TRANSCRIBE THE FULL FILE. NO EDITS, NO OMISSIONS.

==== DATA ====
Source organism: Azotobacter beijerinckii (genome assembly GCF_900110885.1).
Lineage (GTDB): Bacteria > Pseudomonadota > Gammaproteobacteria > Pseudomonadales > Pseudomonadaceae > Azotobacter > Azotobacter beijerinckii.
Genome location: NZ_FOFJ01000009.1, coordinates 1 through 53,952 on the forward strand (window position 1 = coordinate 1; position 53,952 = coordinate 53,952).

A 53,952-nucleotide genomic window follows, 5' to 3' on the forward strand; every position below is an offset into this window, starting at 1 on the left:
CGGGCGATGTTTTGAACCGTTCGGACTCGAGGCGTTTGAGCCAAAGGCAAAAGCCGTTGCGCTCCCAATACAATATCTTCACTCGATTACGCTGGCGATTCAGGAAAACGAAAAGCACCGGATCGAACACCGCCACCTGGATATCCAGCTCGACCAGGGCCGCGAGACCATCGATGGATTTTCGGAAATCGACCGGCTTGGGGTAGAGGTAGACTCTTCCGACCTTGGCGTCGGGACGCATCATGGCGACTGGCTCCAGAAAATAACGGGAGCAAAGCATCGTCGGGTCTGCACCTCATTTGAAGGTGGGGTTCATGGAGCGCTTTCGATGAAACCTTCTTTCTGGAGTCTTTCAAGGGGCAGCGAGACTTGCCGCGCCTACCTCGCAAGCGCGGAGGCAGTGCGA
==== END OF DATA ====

Source organism: Azotobacter beijerinckii (genome assembly GCF_900110885.1).
Lineage (GTDB): Bacteria > Pseudomonadota > Gammaproteobacteria > Pseudomonadales > Pseudomonadaceae > Azotobacter > Azotobacter beijerinckii.
Genome location: NZ_FOFJ01000009.1, coordinates 1 through 53,952 on the forward strand (window position 1 = coordinate 1; position 53,952 = coordinate 53,952).

A 53,952-nucleotide genomic window follows, 5' to 3' on the forward strand; every position below is an offset into this window, starting at 1 on the left:
CGGGCGATGTTTTGAACCGTTCGGACTCGAGGCGTTTGAGCCAAAGGCAAAAGCCGTTGCGCTCCCAATACAATATCTTCACTCGATTACGCTGGCGATTCAGGAAAACGAAAAGCACCGGATCGAACACCGCCACCTGGATATCCAGCTCGACCAGGGCCGCGAGACCATCGATGGATTTTCGGAAATCGACCGGCTTGGGGTAGAGGTAGACTCTTCCGACCTTGGCGTCGGGACGCATCATGGCGACTGGCTCCAGAAAATAACGGGAGCAAAGCATCGTCGGGTCTGCACCTCATTTGAAGGTGGGGTTCATGGAGCGCTTTCGATGAAACCTTCTTTCTGGAGTCTTTCAAGGGGCAGCGAGACTTGCCGCGCCTACCTCGCAAGCGCGGAGGCAGTGCGA